Muttering to herself, Aunt Zelda piled up the boxes and lined up the potion bottles. She surveyed the cupboard door with a baleful eye. Why was it being so contrary? With a firm tug - to show the door just who was in charge - Aunt Zelda pulled it closed once more. She stood very still and waited. It stayed closed. Very, very slowly and carefully Aunt Zelda began to turn around until at last she was facing the shelves once more. She breathed out with relief and the door sprang open. Aunt Zelda resisted the urge to utter a very bad witchy word, reached behind her and slammed the door shut. A small troupe of potion bottles rattled, but Aunt Zelda paid them no attention. Quickly, before the door got other ideas, she pried open the bottom drawer with her foot. Success! Behind her a telltale click inside the door told her that the UNSTABLE POTIONS AND PARTIKULAR

POISONS cupboard was Closed and the Queen's Way was Open. Aunt Zelda Went Through the Queen's Way - and then became stuck at the other end. It was some minutes later before Aunt Zelda finally managed to get out of the identical cupboard in the Queen's Room. But after squishing herself sideways and breathing in, the cupboard door suddenly flew open. Like a cork out of a bottle, Aunt Zelda made a fast and somewhat undignified entrance into the Queen's Room. The Queen's Room was a small, circular chamber containing no more than a comfortable armchair beside a steadily burning fire - and a ghost. The ghost was ensconced in the armchair and sat gazing dreamily into the fire. She was - or had been - a young Queen. She wore her dark hair long, held loosely by a simple gold circlet, and she sat with her red and gold robes wrapped around her as if feeling the cold. Over her heart the red robes were stained dark where, some twelve and a half years earlier, the Queen - whom people in the Castle now called Good Queen Cerys - had been shot dead. At Aunt Zelda's dramatic entrance Queen Cerys looked up. She regarded Aunt Zelda with a quizzical smile but did not speak. Aunt Zelda quickly curtseyed to the ghost, then bustled across the room and disappeared through the wall. Queen Cerys settled back to her contemplation of the fire, musing to herself that it was strange how Living beings changed so rapidly. Zelda, she thought, must have eaten an Enlarging Spell by mistake. Perhaps she should tell her. Or perhaps not.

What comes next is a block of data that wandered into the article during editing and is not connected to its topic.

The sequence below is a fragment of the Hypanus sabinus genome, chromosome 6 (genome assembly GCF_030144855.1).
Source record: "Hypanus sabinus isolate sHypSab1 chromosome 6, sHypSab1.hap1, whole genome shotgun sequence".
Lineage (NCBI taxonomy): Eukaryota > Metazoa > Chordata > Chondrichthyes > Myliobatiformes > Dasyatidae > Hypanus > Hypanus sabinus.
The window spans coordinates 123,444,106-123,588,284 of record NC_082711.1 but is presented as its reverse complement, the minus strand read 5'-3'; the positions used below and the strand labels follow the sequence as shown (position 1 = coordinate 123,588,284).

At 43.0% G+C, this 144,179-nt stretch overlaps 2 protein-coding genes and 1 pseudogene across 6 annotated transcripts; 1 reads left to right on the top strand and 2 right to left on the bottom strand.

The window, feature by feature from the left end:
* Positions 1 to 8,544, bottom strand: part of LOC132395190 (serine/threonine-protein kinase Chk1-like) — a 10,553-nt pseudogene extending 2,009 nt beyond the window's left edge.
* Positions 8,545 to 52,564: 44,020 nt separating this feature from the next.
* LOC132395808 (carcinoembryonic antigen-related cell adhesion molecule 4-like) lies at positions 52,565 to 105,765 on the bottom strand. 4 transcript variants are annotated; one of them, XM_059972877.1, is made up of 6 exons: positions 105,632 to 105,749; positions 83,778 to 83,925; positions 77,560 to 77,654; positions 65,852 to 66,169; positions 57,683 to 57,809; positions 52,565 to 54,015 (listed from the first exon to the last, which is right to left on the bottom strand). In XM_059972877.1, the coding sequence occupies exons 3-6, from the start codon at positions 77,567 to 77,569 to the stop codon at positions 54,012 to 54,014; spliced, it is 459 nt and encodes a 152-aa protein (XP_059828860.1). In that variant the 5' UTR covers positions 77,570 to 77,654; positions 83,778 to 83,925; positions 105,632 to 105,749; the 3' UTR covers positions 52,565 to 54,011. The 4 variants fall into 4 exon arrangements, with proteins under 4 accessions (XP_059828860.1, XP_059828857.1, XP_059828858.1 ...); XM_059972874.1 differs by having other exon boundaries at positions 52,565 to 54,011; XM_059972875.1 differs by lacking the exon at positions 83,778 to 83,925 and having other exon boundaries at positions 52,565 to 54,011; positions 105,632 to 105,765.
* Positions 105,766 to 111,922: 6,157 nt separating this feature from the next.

Out on the dusty landing Aunt Zelda headed for a flight of narrow steps that would take her down through the turret. She hoped she had not been rude in rushing past Queen Cerys, but there would be time enough later to apologize - right now she had to get to Septimus.

Aunt Zelda reached the foot of the stairs, pushed open the turret door that led to the Palace gardens and set off purposefully across the broad lawns that swept down to the river. Far away to her right she could see a battered striped tent perched precariously beside the river. Inside the tent, Aunt Zelda knew, were two of her favorite ghosts, Alther Mella and Alice Nettles, but she was heading the other way - toward a long line of tall fir trees at the far left-hand edge of the lawns. As Aunt Zelda hurried toward the trees she heard the loud swoosh of a dragon's wing, a noise not unlike the flapping of a hundred striped tents full of ghosts being blown away in a fearsome gale. Above the trees she saw the tip of Spit Fyre's wing as it stretched out, warming up his cold dragon muscles for the long flight ahead. And even though she could not see the rider, Aunt Zelda Knew that it was not Marcia on the dragon - it was Septimus.